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A letter for my grand daughter

In a letter to her future grand daughter, Sea, a Maldivian writer, reflects on the meaning of home in a country marred by corruption.



In a letter to her future grand daughter, Sea, a Maldivian writer, reflects on the meaning of home in a country marred by corruption. 

To my granddaughter,

I grew up believing that my world was only as large as my island, which, if you look it up on the world map, doesn’t even exist at all. We, as a country, are only a few dots left as an afterthought on a grander picture, and when I found out of the world waiting for me beyond the borders of this landscapes, I cannot tell you the exhilaration that lit up my lungs like fireflies. Wanderlust has taken root in me and I am always in the yearning, constantly on the search for something more.

When I was eight years my parents put us on a plane and flew us to the city. This was my second time to Malé, and I could taste again the ice-cream from my first-journey, and I make-believed in something fantastical, non-sensical, but I was a child. When I realised we were going to be living inside a box overlooking the Freedom Square where the pigeons didn’t fly too far, I was so crushed that the weight of my dying hopes kept me rooted to the window and they couldn’t convince me to leave my spot. I only wanted to go home.

When I was thirteen I realised I had long ago lost what it meant to have a home. If home was what housed the heart, why couldn’t I place it in my chest? I was living inside four blank walls that refused to comfort the distressed pre-pubescent hormonal teenager who wanted some space. It couldn’t calm down my demons when they lifted their heads and when I told my depression to go away, it said it had found a home in my head and it didn’t care that I didn’t want it to be there. It said, I didn’t want to be here either so maybe we could keep each other company.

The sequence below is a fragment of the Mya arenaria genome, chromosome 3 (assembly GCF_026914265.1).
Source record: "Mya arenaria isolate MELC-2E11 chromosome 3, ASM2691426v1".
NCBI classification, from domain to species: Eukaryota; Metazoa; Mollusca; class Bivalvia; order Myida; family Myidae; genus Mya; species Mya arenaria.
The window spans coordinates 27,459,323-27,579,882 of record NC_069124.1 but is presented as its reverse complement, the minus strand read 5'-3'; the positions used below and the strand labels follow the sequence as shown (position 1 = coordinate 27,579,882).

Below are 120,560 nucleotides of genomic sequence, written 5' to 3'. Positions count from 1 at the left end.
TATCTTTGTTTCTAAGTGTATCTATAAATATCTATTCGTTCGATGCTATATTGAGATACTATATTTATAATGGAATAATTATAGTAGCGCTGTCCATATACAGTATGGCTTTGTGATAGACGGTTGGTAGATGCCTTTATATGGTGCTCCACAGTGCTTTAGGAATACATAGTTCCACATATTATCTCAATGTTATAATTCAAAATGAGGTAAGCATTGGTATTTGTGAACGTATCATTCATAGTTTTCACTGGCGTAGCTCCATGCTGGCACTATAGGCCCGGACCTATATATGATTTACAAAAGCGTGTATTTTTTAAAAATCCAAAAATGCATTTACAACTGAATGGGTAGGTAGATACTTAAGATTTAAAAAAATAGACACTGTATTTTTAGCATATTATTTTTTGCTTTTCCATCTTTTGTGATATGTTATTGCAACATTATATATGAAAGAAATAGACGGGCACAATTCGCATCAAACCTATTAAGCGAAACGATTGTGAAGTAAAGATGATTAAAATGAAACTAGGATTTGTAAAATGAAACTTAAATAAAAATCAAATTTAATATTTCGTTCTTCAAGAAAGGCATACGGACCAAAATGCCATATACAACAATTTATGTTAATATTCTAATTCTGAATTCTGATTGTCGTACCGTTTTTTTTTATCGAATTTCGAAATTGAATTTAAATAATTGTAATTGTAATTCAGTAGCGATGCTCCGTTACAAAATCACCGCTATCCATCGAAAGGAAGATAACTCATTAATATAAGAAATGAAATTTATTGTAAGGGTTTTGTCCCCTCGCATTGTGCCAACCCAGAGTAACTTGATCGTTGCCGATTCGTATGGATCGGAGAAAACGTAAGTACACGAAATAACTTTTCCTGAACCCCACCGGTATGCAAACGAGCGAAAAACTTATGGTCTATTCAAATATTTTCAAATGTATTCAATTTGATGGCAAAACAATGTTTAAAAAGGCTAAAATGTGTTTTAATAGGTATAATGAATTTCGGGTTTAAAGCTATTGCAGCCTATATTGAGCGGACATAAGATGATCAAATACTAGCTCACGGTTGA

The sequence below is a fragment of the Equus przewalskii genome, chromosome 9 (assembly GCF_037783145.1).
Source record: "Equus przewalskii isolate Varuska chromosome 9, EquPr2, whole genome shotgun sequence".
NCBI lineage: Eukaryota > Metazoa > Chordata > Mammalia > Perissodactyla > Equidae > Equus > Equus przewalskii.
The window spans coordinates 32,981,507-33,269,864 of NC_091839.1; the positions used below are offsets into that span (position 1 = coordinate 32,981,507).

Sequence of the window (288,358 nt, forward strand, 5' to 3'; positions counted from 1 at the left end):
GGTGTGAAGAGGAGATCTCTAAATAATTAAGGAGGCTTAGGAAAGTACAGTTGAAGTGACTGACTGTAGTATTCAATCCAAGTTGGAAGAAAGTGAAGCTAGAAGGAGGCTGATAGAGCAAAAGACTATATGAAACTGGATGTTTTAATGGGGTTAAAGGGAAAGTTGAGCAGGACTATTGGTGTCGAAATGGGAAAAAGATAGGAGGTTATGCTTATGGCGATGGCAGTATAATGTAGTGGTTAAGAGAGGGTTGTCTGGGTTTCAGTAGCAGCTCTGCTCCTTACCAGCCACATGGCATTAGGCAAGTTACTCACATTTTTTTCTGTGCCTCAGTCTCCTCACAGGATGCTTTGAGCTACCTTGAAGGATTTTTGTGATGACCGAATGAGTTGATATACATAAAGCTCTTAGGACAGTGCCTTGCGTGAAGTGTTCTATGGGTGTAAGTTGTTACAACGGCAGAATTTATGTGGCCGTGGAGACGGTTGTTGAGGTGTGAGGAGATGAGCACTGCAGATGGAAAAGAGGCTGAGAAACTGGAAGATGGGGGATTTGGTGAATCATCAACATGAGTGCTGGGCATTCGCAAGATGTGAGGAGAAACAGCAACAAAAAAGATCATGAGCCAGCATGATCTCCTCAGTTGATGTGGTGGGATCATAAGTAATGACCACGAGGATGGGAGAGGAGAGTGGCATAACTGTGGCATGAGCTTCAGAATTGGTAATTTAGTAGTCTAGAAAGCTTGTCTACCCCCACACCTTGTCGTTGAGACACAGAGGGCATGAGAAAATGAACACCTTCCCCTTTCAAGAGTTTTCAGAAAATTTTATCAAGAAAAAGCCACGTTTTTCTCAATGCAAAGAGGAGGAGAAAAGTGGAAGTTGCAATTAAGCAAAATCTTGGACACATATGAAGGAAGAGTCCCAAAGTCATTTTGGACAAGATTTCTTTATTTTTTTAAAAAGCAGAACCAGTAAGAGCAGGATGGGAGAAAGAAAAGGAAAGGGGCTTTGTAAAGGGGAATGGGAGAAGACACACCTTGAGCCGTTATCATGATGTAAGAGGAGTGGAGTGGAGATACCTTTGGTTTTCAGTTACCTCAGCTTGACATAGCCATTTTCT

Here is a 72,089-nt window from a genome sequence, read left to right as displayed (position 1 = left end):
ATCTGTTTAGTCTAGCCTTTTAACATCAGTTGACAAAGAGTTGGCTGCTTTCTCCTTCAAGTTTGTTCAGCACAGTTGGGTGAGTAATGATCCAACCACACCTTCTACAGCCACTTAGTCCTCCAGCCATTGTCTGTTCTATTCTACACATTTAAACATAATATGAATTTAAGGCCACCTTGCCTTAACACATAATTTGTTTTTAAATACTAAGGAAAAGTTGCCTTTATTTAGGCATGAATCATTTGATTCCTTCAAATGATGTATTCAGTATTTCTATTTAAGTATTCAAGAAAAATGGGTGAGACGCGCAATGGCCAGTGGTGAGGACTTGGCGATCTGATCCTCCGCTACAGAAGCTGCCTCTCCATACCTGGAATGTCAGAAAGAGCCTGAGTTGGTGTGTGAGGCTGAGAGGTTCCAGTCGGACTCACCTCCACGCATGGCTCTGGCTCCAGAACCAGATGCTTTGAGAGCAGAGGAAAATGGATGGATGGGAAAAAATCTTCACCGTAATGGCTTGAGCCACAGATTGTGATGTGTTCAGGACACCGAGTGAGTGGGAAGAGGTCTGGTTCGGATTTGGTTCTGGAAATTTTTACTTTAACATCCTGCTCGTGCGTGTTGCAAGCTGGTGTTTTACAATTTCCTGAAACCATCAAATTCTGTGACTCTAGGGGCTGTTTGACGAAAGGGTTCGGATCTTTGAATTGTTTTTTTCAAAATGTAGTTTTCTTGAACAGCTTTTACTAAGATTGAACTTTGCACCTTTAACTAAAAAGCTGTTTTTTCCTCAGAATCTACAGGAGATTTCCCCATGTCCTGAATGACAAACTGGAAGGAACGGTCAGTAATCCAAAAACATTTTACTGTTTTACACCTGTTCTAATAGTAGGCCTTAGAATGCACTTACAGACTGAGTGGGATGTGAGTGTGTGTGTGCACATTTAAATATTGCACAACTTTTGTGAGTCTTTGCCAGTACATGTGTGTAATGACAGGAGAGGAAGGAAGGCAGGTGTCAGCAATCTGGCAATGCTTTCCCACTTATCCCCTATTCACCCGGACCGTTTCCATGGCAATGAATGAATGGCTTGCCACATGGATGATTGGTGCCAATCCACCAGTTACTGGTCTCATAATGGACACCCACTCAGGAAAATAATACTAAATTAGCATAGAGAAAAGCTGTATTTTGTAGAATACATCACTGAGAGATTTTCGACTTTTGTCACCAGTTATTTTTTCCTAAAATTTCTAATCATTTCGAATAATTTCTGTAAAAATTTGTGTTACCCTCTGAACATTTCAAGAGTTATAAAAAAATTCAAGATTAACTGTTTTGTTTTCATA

When I was sixteen I had papers to sign before I could apply for a scholarship away from here. I told my Father with a proud smile that I was never coming back because I couldn’t imagine a life in this country. I didn’t understand then, why he never submitted the forms or why he felt it best that I should stay close to him. I never understood if he had a love for the nation in ways I couldn’t even think of. I thought he was backward and I wanted to embark on my adventures, but small girls from small islands don’t have many places they can go to on broken ferry systems and a few pennies.

We’re too small a country for one to simply ‘disappear’ or maybe I didn’t know how to.

Today, the depression reared it’s head again and it’s calling for me to come and lie as dormant as it has been. Do you know there’s a fish called Rodu, and it’s very bright and fools you into believing it’s happy, when in reality all it’s going to do is chase you down for embarking on it’s territory? I learnt it the hard way on a snorkelling trip, when I was just beginning to understand my love for this country. It doesn’t stem from the people, dear, it begins with our roots. Some places grow so far deep into the ground, but our ground grows so far deep into the sea. The oceans are what sustains us. They are the reasons why we are nothing more than a few scattered dots on a map – because what is truly us, in essence, is the sea. Large, beckoning, calling. And when you answer it your wanderlust just quietens down and watches in wonder with you, because it’s all so beautiful down here. It’s all so wonderful down here.

Maybe what I’m hoping for is that you also, grow up in a Maldives that has retained it’s essence of being what it is. And that you know, you are lucky to have been born here, lucky to have come to a place that I’d so proudly call home. Home is not a house and home is not a family in one singular place but this large, messed up, crooked place of a country that’s bigger than you’d dream of. We’re living in a world of infinite possibilities and travels and yet nothing is as beautiful or as enticing as a country as big and grand as this is. If you can’t see it on the surface, then look below. I hope you have enough reefs to. I hope they don’t create a disaster in their search for a utopia.

Because you, you deserve better than to be employed on a land that is not yours to fulfil some crooked politicians promise to employment. You deserve better than to have your future gambled away in some grand plan for economic reform. You deserve better than all the decision makers who’d sacrifice their good standing for one single man, over the instinctive needs and wants of our people. And mostly, you deserve to know what you’re losing is something it took me a long time to appreciate, but now that I do I am only sorry if I won’t be able to save it for you.

With love.

This post was first published on Facebook. Republished with permission. 

Photo by Ismail Humam Hamid. 

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